Video is everywhere, and the corresponding demand for music is exploding. Yet finding and licensing the right music at the right price is tough, due to a fragmented market, complex layers of communication between music seeker and music maker, and opaque and challenging license negotiations.
SyncFloor has set out to transform this space, connecting indie music from a diverse group of artists, labels, and distributors to the wide range of people looking for music on a daily basis. By creating a way to search for music with the references and terms people use in everyday life, and by streamlining negotiation and clearance, SyncFloor opens up new opportunities for both sides of the sync deal. The platform is now in pilot and will launch commercially in April.
“We realized, as we were looking at how sync deals happen,” says Cestjon McFarland, veteran IP lawyer and SyncFloor co-founder, “that there is no good way for parties to connect, no real marketplace and no way to look for music that mirrors how music supervisors talk about it.”
SyncFloor built a way, offering a new level of transparency to both buyers–from music supervisors to producers–and sellers, independent musicians and labels with quality tracks. Led by two founders passionate about music with strong backgrounds in law and consumer tech, SyncFloor promises to ease discovery and dealmaking in one of music’s fastest growing segments.
SyncFloor provides a centralized place to discover sync-ready music, powered by natural-language search. Users simply describe what they’re looking for, or they can enter the name of a favorite film, show or podcast; reference a popular track or artist; or identify a mood from “sad” to “funky.” “We analyzed thousands of briefs from music supervisors looking for music,” recounts co-founder Kirt Debique, a longtime programmer and project lead at Microsoft who went on to launch his own record label. “We looked carefully at how people described the music they were looking for and built our own taxonomy from there. Putting it all together, you can say something like ‘thoughtful indie folk like Sufjan Stevens with strings’ and get immediate results.”
SyncFloor relies on both algorithmic data analysis and human input to better ensure search results map directly to the ways people search: by finding something similar to a beloved show’s sound, say, or that has the same vibe as a chart-topping but hard to license hit. It’s not just about data models, but also about feels.
SyncFloor’s search results feature another key element designed to make sync simple: a license price range estimate for each track, according to use and market. This allows artists and rights holders to set their fee structure, and allows music seekers to see right away if a song is in budget. “It’s something like a Zillow estimate,” explains Debique. Further, rights clearance can be performed through the marketplace. “Discovery is the front door, but we realized that buyers cared a lot about the workflow after you have a set of candidates and you need to move to a license,” explains Debique. “We worked to make the next steps as seamless as possible and achieve a retail-grade experience. Buyers are wary about falling in love with a track if they don’t know the price range and they aren’t sure who to contact for clearance. Now they can find out immediately, whenever they are searching.”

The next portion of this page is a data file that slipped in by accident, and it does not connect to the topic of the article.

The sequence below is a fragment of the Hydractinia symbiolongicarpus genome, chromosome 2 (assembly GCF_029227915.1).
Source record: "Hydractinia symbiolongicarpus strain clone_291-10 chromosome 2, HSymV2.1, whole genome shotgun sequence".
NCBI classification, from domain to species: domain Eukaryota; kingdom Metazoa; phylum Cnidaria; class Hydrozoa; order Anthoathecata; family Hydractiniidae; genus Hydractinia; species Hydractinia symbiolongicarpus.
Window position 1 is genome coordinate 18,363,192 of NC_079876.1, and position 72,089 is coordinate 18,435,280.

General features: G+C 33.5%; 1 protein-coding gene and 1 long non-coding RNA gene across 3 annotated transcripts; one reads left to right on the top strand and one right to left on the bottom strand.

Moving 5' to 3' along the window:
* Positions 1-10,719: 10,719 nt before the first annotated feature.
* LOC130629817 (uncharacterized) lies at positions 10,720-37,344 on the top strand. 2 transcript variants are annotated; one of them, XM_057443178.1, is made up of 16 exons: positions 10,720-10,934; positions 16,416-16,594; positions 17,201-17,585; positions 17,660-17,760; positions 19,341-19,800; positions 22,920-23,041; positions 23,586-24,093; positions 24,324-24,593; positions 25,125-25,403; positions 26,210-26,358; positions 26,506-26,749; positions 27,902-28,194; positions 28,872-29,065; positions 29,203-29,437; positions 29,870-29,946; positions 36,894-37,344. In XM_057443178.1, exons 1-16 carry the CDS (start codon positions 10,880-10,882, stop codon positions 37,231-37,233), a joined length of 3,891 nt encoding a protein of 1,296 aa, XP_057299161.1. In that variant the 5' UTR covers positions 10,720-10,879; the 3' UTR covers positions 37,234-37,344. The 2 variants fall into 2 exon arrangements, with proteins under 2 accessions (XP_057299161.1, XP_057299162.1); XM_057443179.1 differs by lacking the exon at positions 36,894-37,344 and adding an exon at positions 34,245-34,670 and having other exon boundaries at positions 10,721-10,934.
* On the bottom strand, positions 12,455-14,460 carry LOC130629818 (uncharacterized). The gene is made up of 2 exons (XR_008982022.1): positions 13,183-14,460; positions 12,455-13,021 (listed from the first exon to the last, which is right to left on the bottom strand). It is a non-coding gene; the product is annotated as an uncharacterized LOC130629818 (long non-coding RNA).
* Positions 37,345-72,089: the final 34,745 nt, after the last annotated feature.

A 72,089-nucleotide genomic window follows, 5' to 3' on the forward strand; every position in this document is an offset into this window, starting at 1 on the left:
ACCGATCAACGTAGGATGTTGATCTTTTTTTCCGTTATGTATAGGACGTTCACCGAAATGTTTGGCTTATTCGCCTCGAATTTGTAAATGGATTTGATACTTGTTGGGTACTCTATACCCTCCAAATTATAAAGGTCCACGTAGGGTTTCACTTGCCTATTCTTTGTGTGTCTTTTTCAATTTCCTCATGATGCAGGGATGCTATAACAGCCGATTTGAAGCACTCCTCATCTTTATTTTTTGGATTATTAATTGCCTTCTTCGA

Once the perfect track is found, SyncFloor enables the two parties to identify, negotiate and finalize their license terms. “The transaction is between the seller and buyer,” McFarland says. “But we make the process as easy as possible for everyone.”
SyncFloor also seeks to make it easy to onboard its music partners’ catalogs. “We focused a lot on how to make the experience for our rights holder and administrator partners really streamlined,” notes Debique. “All you have to do is give us a simple spreadsheet and files, and that’s it, no tagging or anything else. We take it from there.” The site has already welcomed a diverse range of music partners, including Create Music Group, 411 Music Group, Communion Music, Motor Music, and TuneCore.
“We came to this project from a distinct desire to help indie artists and people in the advertising, film, TV, and video world who are passionate about music,” Debique reflects. “That informs how we treat our partners and build our model. It’s reflected in the tools we give to supes, producers, editors, labels, publishers and artists, because we truly believe their success is our success.”
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